Criminal Legal Reform Bills Get Hearings

From our friends at Safe and Justice Michigan

Activity in the Capitol picks up
SJM at office visits, committee hearings

After months of waiting for activity at the Michigan State Capitol, March finally brought the movement we were looking for — in abundance. Here’s a quick round-up of what’s been happening in Lansing, but you can read deeper in our newsletter for more details:

Second Look

HB 4556-60, also known as “Second Look” creates a process for sentencing judges to review a long sentence after a person has been incarcerated for 10 years and, if they believe it’s warranted, reduce sentences that are longer than necessary. This would making it possible to release more low-risk people from prison and reduce the size and cost of Michigan’s prison system. A hearing held March 19 before the House Criminal Justice Committee fielded testimony on this plan but concluded with out a committee vote. We’re hopeful there will be further hearings on this proposal. 

Medically Frail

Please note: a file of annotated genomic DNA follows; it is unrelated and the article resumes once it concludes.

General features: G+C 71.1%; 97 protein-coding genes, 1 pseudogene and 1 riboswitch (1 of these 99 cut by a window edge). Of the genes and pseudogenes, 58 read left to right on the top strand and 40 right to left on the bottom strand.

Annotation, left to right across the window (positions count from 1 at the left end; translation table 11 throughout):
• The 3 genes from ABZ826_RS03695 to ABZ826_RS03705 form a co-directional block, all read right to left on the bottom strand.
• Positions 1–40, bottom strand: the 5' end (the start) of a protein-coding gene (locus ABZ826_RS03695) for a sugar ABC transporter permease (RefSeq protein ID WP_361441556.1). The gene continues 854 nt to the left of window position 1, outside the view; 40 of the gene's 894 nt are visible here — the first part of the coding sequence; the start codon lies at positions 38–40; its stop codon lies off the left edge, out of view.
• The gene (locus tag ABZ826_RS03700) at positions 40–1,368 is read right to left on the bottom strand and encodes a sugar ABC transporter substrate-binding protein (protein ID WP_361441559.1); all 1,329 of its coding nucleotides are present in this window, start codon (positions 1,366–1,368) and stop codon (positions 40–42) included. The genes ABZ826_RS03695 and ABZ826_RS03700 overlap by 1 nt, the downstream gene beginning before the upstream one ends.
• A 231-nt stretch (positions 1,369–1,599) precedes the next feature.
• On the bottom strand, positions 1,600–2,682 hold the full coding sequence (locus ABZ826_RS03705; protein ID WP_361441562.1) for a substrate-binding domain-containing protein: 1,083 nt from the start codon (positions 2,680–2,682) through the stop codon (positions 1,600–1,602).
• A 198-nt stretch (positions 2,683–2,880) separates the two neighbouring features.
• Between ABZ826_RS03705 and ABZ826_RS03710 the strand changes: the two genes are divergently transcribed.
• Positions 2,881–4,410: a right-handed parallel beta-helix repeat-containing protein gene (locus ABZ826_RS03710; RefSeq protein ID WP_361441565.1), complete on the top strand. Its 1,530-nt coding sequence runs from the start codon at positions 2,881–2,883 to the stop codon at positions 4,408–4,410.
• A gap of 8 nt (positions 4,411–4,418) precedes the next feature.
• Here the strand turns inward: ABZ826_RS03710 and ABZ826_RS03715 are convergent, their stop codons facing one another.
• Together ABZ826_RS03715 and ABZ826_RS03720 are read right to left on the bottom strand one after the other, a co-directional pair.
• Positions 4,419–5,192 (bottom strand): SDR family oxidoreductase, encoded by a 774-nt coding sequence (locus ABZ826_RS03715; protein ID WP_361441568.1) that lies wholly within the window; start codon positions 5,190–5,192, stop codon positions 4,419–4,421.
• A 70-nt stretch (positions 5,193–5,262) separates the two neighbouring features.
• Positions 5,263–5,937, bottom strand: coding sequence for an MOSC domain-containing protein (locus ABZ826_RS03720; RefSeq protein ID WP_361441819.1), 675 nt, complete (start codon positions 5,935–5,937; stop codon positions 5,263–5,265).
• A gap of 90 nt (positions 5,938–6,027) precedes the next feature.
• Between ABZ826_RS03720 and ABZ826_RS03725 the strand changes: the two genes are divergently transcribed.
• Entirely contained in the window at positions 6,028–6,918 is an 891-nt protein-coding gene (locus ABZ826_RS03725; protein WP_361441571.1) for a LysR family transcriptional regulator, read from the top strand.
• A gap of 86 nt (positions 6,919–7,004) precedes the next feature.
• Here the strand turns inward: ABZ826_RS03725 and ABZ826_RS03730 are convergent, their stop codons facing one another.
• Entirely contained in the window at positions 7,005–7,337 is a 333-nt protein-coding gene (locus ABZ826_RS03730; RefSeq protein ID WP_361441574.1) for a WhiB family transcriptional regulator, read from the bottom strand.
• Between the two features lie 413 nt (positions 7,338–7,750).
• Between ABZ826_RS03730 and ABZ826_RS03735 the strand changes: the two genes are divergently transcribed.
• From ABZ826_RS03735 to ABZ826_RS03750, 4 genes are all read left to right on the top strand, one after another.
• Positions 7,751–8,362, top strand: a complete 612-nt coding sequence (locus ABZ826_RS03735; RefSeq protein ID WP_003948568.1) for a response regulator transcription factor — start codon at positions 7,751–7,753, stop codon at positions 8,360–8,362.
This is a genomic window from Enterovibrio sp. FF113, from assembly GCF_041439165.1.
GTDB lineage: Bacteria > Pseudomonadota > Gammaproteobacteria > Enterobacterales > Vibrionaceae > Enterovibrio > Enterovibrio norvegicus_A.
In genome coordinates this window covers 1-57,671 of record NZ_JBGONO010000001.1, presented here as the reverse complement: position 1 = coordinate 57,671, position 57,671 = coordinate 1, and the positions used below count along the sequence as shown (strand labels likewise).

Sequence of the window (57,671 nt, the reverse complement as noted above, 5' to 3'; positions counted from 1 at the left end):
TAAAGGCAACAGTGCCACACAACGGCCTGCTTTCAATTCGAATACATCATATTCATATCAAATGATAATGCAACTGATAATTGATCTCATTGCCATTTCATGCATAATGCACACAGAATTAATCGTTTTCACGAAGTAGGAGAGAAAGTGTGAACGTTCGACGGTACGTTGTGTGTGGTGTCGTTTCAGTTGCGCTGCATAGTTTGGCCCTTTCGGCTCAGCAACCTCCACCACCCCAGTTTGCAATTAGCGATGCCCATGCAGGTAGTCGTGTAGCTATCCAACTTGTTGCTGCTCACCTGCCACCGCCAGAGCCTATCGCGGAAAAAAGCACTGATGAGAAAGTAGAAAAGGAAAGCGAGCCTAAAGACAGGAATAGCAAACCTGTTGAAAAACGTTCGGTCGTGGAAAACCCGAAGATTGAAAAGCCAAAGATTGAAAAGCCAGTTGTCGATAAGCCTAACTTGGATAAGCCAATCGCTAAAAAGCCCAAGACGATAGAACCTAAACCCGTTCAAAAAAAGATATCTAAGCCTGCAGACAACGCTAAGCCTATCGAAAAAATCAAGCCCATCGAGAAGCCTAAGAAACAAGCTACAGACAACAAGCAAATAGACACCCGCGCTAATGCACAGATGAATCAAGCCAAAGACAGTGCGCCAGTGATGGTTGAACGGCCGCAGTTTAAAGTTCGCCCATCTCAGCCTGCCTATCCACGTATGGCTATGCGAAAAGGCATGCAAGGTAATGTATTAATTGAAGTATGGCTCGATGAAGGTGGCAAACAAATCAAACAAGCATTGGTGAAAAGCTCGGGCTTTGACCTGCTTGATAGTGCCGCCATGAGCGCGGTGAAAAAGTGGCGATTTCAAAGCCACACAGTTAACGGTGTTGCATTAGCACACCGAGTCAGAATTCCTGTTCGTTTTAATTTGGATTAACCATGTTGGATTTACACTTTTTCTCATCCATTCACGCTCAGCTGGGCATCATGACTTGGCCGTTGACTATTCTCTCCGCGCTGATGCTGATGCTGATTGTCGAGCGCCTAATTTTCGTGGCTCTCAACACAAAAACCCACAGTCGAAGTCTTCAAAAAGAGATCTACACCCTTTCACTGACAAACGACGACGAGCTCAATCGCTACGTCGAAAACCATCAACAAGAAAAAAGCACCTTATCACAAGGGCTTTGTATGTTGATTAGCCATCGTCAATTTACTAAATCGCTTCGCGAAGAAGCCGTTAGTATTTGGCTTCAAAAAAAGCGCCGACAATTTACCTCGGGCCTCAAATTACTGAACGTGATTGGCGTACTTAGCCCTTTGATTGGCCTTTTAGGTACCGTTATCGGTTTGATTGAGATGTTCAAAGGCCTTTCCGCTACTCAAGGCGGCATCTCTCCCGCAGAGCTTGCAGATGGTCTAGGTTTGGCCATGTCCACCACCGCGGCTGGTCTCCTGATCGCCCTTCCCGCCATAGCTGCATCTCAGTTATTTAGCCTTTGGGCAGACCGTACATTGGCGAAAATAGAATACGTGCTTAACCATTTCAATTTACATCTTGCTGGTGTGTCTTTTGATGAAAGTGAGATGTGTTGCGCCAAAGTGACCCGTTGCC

SB 599, also known as “Medically Frail Parole,” allows people who are terminally ill or mentally or physically incapacitated to be paroled to more appropriate care settings. We need this policy because jails and prisons are not equipped or staffed to provide the complex and expensive  care that medically frail people need. SB 599, which has bipartisan support, is a technical fix to the original Medically Frail Parole statute passed in 2019. Unfortunately, the 2019 statute did not function as intended and only one person has been paroled since the law passed five years ago. The Senate Committee on Civil Rights, Judiciary, and Public Safety held a hearing on SB 599 on March 21 and there is hope that there will be a vote on Medically Frail in April.


Earlier this month, the Campaign for Fair Sentencing of Youth in collaboration with Safe & Just Michigan and other advocates visited 20 lawmakers in Lansing to continue to advocate for ending the practice of sentencing juveniles to life without parole in the state of Michigan. Our Community Engagement Specialist, Ronnie Waters, described what those visits were like in his recent blog post.


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